Association Between Seasonal Influenza Vaccination in 2008-2009 and Pandemic Influenza A (H1N1) 2009 Infection Among School Students From Kobe, Japan, April-June 2009
Field Epidemiology Training Program, National Institute of Infectious Diseases, Tokyo, Japan.Clinical Infectious Diseases (Impact Factor: 8.89). 11/2011; 54(3):381-3. DOI: 10.1093/cid/cir787
We assessed the effect of seasonal trivalent inactivated influenza vaccination (TIV) on pandemic influenza 2009 (pH1N1)-related illness from April to June 2009 among 2849 students (aged 12-18 years). TIV was associated with an increase in the frequency of pH1N1-related illness among subjects (adjusted odds ratio, 1.47; 95% confidence interval, 1.14-1.89). TIV during the 2008-2009 season increased the risk of pH1N1-related illness from April to June 2009.
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ABSTRACT: The efficacy of seasonal influenza vaccination against 2009 pandemic influenza A(H1N1) remains unclear. One child aged 6-17 years in each of 796 households was randomized to receive 2009-2010 seasonal trivalent inactivated influenza vaccine (TIV) or saline placebo between August 2009 and February 2010. Households were followed up with serology, symptom diaries, and collection of respiratory specimens during illnesses. The primary outcomes were influenza infection confirmed by reverse-transcription polymerase chain reaction (RT-PCR) or a ≥4-fold rise in serum antibody titer measured by hemagglutination inhibition assay. Receipt of TIV led to 8-13-fold mean geometric rises in antibody titers against seasonal A and B viruses, but only 1.5-fold mean geometric rises against the pandemic A(H1N1) virus that was not included in the vaccine. Children who received TIV had a reduced risk of seasonal influenza B confirmed by RT-PCR, with a vaccine efficacy estimate of 66% (95% confidence interval [CI], 31%-83%). Children who received TIV also a had reduced risk of pandemic influenza A(H1N1) indicated by serology, with a vaccine efficacy estimate of 47% (95% CI, 15%-67%). Seasonal TIV prevented pandemic influenza A(H1N1) and influenza B infections in children. Pandemic A(H1N1) circulated at the time of vaccination and for a short time afterward with no substantial seasonal influenza activity during that period. The potential mechanism for seasonal TIV to provide protection, possibly short lived, for children against pandemic A(H1N1) infection despite poor cross-reactive serologic response deserves further investigation. Clinical Trials Registration. NCT00792051.Clinical Infectious Diseases 06/2012; 55(5):695-702. DOI:10.1093/cid/cis518 · 8.89 Impact Factor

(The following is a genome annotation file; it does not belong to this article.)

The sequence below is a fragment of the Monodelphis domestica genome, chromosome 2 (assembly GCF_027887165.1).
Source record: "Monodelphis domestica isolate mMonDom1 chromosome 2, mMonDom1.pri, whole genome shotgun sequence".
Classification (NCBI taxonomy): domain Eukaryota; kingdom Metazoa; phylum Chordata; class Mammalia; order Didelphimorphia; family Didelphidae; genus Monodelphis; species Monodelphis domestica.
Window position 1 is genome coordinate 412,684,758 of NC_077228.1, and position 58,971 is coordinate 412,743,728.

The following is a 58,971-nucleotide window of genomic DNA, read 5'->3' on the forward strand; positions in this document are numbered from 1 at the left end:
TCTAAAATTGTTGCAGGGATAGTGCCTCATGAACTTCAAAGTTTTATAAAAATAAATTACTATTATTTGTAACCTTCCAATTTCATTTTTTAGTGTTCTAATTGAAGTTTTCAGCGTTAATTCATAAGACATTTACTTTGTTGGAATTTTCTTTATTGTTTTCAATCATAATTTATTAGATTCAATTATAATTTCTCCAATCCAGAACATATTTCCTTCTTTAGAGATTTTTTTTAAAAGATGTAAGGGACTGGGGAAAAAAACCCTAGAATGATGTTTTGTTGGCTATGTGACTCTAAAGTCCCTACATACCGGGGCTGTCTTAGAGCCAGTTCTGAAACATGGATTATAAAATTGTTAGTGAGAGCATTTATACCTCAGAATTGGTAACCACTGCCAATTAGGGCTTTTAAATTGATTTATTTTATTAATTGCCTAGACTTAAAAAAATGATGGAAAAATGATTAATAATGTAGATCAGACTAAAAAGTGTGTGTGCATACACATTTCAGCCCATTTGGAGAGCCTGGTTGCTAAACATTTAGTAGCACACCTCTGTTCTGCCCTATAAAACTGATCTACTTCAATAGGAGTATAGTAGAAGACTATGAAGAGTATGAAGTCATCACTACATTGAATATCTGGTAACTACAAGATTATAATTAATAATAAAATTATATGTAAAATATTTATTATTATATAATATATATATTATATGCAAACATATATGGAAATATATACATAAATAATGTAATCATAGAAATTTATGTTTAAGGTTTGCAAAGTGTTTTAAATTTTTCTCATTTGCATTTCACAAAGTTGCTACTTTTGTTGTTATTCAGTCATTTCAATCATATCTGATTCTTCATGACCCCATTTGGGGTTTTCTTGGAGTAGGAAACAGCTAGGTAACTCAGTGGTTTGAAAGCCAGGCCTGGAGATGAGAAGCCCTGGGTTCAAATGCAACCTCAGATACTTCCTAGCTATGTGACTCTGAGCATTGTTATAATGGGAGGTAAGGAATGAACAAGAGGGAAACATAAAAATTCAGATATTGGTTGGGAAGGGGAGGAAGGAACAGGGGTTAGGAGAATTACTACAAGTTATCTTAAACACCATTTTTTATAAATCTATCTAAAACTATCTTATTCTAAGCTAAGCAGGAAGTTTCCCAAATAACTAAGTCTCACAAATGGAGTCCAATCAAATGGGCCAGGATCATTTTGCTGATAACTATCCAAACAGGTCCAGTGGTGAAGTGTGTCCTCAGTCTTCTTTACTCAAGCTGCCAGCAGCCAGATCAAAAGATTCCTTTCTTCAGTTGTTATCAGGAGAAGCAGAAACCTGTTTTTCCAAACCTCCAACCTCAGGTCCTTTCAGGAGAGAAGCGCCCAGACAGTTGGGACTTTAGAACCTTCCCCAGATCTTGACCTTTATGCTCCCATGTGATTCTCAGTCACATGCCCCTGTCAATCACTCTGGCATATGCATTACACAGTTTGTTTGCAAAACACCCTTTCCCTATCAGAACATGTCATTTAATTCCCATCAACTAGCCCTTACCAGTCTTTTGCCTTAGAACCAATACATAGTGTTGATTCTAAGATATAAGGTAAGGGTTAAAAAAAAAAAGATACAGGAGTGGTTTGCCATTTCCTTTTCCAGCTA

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ABSTRACT: Introduction The 2011−12 trivalent influenza vaccine contains a strain of influenza B/Victoria-lineage viruses. Despite free provision of influenza vaccine among target populations, an epidemic predominated by influenza B/Yamagata-lineage viruses occurred during the 2011−12 season in Taiwan. We characterized this vaccine-mismatched epidemic and estimated influenza vaccine effectiveness (VE). Methods Influenza activity was monitored through sentinel viral surveillance, emergency department (ED) and outpatient influenza-like illness (ILI) syndromic surveillance, and case-based surveillance of influenza with complications and deaths. VE against laboratory-confirmed influenza was evaluated through a case-control study on ILI patients enrolled into sentinel viral surveillance. Logistic regression was used to estimate VE adjusted for confounding factors. Results During July 2011−June 2012, influenza B accounted for 2,382 (72.5%) of 3,285 influenza-positive respiratory specimens. Of 329 influenza B viral isolates with antigen characterization, 287 (87.2%) were B/Yamagata-lineage viruses. Proportions of ED and outpatient visits being ILI-related increased from November 2011 to January 2012. Of 1,704 confirmed cases of influenza with complications, including 154 (9.0%) deaths, influenza B accounted for 1,034 (60.7%) of the confirmed cases and 103 (66.9%) of the deaths. Reporting rates of confirmed influenza with complications and deaths were 73.5 and 6.6 per 1,000,000, respectively, highest among those aged ≥65 years, 50−64 years, 3−6 years, and 0−2 years. Adjusted VE was −31% (95% CI: −80, 4) against all influenza, 54% (95% CI: 3, 78) against influenza A, and −66% (95% CI: −132, −18) against influenza B. Conclusions This influenza epidemic in Taiwan was predominated by B/Yamagata-lineage viruses unprotected by the 2011−12 trivalent vaccine. The morbidity and mortality of this vaccine-mismatched epidemic warrants careful consideration of introducing a quadrivalent influenza vaccine that includes strains of both B lineages.PLoS ONE 03/2013; 8(3):e58222. DOI:10.1371/journal.pone.0058222 · 3.23 Impact Factor
- Clinical Infectious Diseases 05/2013; 57(5). DOI:10.1093/cid/cit364 · 8.89 Impact Factor
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